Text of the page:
Imagining the Past in France, 1250–1500

The Getty, Los Angeles ›
November 16 2010–February 6 2011

In the Middle Ages, history played such an integral role in French culture that some of the greatest imagery of the period is found within the covers of historical manuscripts.

Illuminations enabled heroic figures of the past—the biblical King David, Alexander the Great, the Holy Roman Emperor Charlemagne—to come alive before the eyes of medieval readers. Serving as both exciting narratives and propaganda, such images were immensely successful at the French court.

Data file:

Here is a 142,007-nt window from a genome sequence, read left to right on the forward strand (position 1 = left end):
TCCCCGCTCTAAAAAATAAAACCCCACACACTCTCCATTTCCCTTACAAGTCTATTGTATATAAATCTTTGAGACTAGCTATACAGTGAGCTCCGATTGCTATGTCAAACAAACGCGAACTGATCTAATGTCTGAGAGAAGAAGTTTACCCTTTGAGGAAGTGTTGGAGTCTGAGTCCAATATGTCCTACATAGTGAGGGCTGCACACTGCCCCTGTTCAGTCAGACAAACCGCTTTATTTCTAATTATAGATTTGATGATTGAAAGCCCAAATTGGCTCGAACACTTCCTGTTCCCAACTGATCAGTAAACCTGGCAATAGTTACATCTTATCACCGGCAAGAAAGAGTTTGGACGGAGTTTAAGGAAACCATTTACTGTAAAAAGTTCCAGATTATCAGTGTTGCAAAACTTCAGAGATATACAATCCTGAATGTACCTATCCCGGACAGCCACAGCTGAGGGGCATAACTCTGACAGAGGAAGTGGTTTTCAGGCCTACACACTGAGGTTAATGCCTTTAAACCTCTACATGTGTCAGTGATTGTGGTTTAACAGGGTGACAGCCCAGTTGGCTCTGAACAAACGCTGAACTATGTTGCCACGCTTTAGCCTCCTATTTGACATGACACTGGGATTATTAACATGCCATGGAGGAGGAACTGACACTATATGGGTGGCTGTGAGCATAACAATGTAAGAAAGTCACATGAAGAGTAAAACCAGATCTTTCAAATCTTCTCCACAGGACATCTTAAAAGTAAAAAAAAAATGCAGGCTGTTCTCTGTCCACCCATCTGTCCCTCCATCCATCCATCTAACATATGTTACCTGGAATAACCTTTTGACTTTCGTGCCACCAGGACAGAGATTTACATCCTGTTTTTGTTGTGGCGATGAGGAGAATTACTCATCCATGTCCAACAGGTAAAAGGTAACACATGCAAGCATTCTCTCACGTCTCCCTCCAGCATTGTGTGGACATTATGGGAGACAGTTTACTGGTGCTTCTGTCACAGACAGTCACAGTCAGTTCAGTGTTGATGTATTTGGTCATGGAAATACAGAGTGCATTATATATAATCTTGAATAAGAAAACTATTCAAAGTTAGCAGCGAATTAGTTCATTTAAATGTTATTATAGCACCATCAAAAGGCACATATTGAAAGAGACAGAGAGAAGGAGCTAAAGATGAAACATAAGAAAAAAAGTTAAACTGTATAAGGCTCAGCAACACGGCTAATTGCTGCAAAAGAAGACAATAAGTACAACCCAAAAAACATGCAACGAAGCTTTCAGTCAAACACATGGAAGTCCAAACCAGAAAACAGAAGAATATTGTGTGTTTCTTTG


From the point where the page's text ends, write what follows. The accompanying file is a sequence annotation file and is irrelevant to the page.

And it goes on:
On view exclusively at the J. Paul Getty Museum, this major international loan exhibition features rare manuscripts drawn from the collections of more than twenty-five of the world's most famous museums and libraries. The books are supplemented with ivories, tapestries, and metalwork that demonstrate how historical tales leapt from the illuminated page into other artistic forms.

Image: Lead-glazed earthenware floor tile with inlaid design illustrating scene from the medieval romance of Tristram and Isolde.

Lead-glazed earthenware floor tile